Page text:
What does it take to commit to the kind of exercise routine you have? What stops people from keeping their word once they begin?
My friend Sandi throws these questions at me casually, as though she is asking if I’d like some wine and soft music. So what does it really take to wake up at 4:30am after only 5 hours of sleep – I tend to work till at least 11:00pm and even then I am tearing myself away and forcing my mind to shut down for a while – and to drive in the dark (and soon, cold) to go to a hard-core 5:45am class 5 days a week? What does it take to do it twice some days, with an evening cycling routine thrown in?What does it take for you to stick to it?
I am tempted to repeat my husband and say insanity. I am tempted to echo my most recent promise to myself, which is that I have got to have Demi Moore’s body at 48: Drop Dead Gorgeous, and believe me when I say that there are just a handful of celebrities I worship. I am even tempted to credit my fantastic self-discipline.
Ah, rubbish! None of that works at 4:30am!
To be honest, it all started with a deep-rooted fear and one I am not ashamed to admit: that of growing weak, of losing muscle mass, of losing my stamina and flexibility and agility, of losing my intense and boundless energy someday, of not begin able to catch my breath after a flight of stairs, and of getting fat – yes, I said fat, not obese, not overweight, but just FAT – and of feeling old. Quite simple: paranoia!
Then a funny thing happened: the intense exercise, deep yoga practice, and meditation came to rescue me from my paranoia state.
Not only have they restored me physically with a fit, strong, healthy body; they have also assuaged the fear and taught me to accept that aging is a fact of life and to learn to do it gracefully and slowly.
And that is fantastic! That alone makes me want to tell you to go out there and commit fully to a regimen and never think about giving up.
But another thing started to happen: I started to see far more productivity, more creativity, and more energy, more drive toward my goals and dreams everyday.
I started to think about more ideas, and I became tougher in the face of failure and disappointment and soon, the irrational fear that brought me here started to disappear. I admit, there was even a period of a couple of months where I experimented with my productivity by slowing down my intense exercise greatly so I could “work harder” and I am convinced that was a poor decision in hindsight. Now, after re-committing to my old routine of intense exercise, my body has never felt stronger and happier.
The main problem is this: you underestimate what a healthy and strong body can really do for you.
You don’t attain optimal health so that you just grow to a very old age or avoid doctors and hospitals. No! It is much more than that.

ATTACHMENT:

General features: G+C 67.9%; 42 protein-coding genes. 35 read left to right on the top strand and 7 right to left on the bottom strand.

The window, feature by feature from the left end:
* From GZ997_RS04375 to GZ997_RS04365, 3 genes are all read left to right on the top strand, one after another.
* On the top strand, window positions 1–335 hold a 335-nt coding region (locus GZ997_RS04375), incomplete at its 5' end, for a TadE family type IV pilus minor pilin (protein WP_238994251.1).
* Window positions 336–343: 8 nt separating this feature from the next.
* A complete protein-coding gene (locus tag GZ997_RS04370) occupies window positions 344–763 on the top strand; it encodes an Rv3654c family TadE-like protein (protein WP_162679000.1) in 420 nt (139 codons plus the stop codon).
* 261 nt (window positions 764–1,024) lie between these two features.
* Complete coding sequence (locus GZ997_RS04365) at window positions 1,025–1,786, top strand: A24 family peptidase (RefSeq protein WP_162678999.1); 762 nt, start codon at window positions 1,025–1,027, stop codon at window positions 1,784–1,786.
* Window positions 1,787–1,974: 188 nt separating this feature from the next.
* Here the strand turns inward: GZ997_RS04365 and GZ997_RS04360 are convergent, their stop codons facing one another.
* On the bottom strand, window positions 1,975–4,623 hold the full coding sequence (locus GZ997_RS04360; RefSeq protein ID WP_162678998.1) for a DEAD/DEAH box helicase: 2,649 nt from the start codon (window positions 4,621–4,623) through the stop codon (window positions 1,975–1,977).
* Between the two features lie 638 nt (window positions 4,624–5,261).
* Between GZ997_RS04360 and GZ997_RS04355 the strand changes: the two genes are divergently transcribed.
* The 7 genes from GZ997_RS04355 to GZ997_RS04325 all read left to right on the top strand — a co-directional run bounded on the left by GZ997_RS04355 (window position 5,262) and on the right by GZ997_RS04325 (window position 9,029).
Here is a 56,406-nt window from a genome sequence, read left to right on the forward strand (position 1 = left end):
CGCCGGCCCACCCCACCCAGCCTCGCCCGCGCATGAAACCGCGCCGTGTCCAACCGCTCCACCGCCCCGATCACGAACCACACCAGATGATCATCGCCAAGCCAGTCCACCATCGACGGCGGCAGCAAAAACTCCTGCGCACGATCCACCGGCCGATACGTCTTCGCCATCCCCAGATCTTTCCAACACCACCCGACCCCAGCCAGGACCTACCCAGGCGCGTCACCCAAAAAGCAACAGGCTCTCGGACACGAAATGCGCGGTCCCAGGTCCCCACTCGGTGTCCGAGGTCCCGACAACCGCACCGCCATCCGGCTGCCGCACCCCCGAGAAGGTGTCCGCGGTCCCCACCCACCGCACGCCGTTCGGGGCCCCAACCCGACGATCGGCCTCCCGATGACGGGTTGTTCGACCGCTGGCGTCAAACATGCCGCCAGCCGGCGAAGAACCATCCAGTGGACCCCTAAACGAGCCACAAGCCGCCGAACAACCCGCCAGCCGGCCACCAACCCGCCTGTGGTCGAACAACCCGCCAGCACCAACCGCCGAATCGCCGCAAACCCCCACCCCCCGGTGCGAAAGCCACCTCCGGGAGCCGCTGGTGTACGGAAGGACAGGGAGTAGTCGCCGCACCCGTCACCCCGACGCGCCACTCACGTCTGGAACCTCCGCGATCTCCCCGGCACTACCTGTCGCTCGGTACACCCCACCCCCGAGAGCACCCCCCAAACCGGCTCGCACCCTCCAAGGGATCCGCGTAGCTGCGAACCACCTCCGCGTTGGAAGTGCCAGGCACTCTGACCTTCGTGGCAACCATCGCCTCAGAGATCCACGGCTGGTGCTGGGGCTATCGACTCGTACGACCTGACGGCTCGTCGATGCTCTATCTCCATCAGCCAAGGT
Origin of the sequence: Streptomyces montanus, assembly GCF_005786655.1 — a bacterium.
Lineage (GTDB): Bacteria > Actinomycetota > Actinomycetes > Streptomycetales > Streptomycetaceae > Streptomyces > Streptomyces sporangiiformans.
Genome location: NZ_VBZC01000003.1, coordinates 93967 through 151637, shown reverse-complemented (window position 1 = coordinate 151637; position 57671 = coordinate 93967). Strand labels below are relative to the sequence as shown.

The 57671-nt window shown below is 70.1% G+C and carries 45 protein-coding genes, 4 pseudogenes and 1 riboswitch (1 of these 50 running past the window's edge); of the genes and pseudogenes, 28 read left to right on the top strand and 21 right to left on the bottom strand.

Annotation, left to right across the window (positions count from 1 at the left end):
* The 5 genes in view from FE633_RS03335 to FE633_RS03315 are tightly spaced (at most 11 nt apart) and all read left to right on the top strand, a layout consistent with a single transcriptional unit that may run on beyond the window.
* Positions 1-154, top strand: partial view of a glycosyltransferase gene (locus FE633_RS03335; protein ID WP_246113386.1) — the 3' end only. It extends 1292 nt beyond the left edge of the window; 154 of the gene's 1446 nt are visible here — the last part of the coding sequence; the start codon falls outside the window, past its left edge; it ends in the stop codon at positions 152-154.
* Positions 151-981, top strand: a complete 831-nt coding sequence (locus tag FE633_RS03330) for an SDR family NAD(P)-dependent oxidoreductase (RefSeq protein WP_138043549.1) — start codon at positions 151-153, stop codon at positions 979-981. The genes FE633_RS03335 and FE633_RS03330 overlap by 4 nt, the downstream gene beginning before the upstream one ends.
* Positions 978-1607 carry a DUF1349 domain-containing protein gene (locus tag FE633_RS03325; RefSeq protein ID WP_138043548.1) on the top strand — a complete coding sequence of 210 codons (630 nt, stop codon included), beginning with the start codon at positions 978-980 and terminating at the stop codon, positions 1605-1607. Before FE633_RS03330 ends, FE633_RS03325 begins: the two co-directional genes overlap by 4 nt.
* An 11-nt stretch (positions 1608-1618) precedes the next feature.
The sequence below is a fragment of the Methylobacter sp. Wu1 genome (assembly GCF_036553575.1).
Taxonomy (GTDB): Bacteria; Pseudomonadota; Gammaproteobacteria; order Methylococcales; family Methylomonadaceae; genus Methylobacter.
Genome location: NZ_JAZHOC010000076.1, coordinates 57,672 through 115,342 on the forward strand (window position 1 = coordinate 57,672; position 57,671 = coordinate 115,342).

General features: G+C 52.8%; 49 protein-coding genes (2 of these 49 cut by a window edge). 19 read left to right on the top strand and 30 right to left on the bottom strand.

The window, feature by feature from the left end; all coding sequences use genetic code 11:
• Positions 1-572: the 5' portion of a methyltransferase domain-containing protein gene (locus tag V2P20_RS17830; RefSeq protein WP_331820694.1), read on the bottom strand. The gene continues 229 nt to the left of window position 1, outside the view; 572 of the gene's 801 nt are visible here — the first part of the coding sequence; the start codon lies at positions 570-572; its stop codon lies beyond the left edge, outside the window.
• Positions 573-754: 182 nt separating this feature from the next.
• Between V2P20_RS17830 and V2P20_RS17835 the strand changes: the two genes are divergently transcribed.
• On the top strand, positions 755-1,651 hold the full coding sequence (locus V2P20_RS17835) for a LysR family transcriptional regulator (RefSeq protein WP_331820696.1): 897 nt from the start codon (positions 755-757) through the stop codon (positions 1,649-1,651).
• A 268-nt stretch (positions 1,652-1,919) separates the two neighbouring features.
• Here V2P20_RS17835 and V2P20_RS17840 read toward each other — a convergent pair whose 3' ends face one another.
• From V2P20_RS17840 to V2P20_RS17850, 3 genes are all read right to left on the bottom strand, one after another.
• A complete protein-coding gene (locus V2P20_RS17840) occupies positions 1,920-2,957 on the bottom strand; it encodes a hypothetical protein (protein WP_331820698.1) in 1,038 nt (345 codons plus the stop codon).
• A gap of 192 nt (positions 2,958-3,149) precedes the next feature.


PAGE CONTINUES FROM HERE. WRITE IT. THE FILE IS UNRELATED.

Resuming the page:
Optimal health unifies you with your very best and brings out your highest potential. Optimal health arms you with true power. Optimal health can be the difference between misery and happiness, between doubt and confidence, between failure and success. Optimal health is immeasurable in its benefits and rewards and worth every ounce of pain and sacrifice.
The rewards from optimal health are also impossible to imagine unless you give it a first-hand try.
So you must do something for yourself. You cannot just wish for health, no matter what your religion or belief system. You must work on your health. You cannot wish for strong abs and beautiful muscles. You must go through some work to get there. You cannot do any of this overnight. You need to invest the time, effort and energy and commit to it.
The truth is brutal and simple but what’s more brutal and less simple is the weight of regret, when you have neglected the greatest gift of all: your health.
Here are my quick tips for aspiring to optimal health, and whoever you may be, you can put these to work for you:
1. Want it.
Admit that you want it badly and dearly. Admit it to yourself and remember it.
2. Cultivate a habit.
We are creatures of habit and we find new comfort zones even in habits that are hard to form.
3. Be flexible.
If a routine or a program or a type of exercise doesn’t give you results, move on, shake it up, do something else.
4. Start small but adapt.
Don’t start by running 20 miles but do adapt after running 2 miles becomes easier. Don’t go to a yoga class and try headstand in first class but don’t stay comfortable and breeze either. Find the edge and push it always.
5. Do something you love.
I don’t do outdoors much; I can’t stand the bugs. I love cycling but don’t like running. I love yoga but not Pilates. Find something you enjoy, even if you are pushing yourself in it. Find something you can love doing.
6. Measure progress.
If there is no progress in your body and mind after 10 days or 2 weeks, change things up and measure again. Keep an eye on your weight, body structure, how you feel, how you work and when you find something that works, embrace it.
7. Believe you are stronger than you think.
You are. It is all in your mind. People have done amazing things with their body because they have always believed that they are stronger than they think and therefore, they become.
Our bodies are amazing instruments and we should learn how to play them beautifully.
If not you, then who?
And if not now, then when?
Farnoosh Brock is a corporate escapee, writer, blogger, techie, photographer, yogini, and coach over at Prolific Living, a space that started with her but now thrives with her amazing growing community.
Note from me:
Farnoosh’s 10 Minute Daily Invigorator is one of only two products I promote and that’s because I’ve been using it and noticing a difference for myself. I’ll be sharing more about my self-care practice later in the week, but if you want to get started now you can get your own copy of the Invigorator here.